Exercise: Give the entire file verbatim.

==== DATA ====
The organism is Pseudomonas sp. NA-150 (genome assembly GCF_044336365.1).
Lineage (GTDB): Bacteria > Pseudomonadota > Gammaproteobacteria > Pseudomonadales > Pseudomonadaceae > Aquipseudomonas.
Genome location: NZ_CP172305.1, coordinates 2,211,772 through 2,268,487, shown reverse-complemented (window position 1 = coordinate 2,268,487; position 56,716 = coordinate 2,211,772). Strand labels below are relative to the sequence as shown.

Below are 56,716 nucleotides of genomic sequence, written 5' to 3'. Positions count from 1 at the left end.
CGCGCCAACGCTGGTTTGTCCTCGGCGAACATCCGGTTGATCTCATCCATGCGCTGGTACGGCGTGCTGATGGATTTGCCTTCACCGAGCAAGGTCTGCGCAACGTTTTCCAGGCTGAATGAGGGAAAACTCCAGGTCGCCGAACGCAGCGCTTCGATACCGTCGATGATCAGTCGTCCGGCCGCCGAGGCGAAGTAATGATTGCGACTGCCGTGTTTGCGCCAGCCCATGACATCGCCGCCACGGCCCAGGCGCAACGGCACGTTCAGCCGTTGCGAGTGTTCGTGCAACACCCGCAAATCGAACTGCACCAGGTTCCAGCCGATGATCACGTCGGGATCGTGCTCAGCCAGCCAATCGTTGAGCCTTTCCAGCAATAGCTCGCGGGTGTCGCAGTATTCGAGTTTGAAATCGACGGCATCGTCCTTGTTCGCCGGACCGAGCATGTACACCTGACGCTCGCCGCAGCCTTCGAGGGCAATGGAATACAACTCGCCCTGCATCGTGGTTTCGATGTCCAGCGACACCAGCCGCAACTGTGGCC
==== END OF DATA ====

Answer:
The organism is Pseudomonas sp. NA-150 (genome assembly GCF_044336365.1).
Lineage (GTDB): Bacteria > Pseudomonadota > Gammaproteobacteria > Pseudomonadales > Pseudomonadaceae > Aquipseudomonas.
Genome location: NZ_CP172305.1, coordinates 2,211,772 through 2,268,487, shown reverse-complemented (window position 1 = coordinate 2,268,487; position 56,716 = coordinate 2,211,772). Strand labels below are relative to the sequence as shown.

Below are 56,716 nucleotides of genomic sequence, written 5' to 3'. Positions count from 1 at the left end.
CGCGCCAACGCTGGTTTGTCCTCGGCGAACATCCGGTTGATCTCATCCATGCGCTGGTACGGCGTGCTGATGGATTTGCCTTCACCGAGCAAGGTCTGCGCAACGTTTTCCAGGCTGAATGAGGGAAAACTCCAGGTCGCCGAACGCAGCGCTTCGATACCGTCGATGATCAGTCGTCCGGCCGCCGAGGCGAAGTAATGATTGCGACTGCCGTGTTTGCGCCAGCCCATGACATCGCCGCCACGGCCCAGGCGCAACGGCACGTTCAGCCGTTGCGAGTGTTCGTGCAACACCCGCAAATCGAACTGCACCAGGTTCCAGCCGATGATCACGTCGGGATCGTGCTCAGCCAGCCAATCGTTGAGCCTTTCCAGCAATAGCTCGCGGGTGTCGCAGTATTCGAGTTTGAAATCGACGGCATCGTCCTTGTTCGCCGGACCGAGCATGTACACCTGACGCTCGCCGCAGCCTTCGAGGGCAATGGAATACAACTCGCCCTGCATCGTGGTTTCGATGTCCAGCGACACCAGCCGCAACTGTGGCC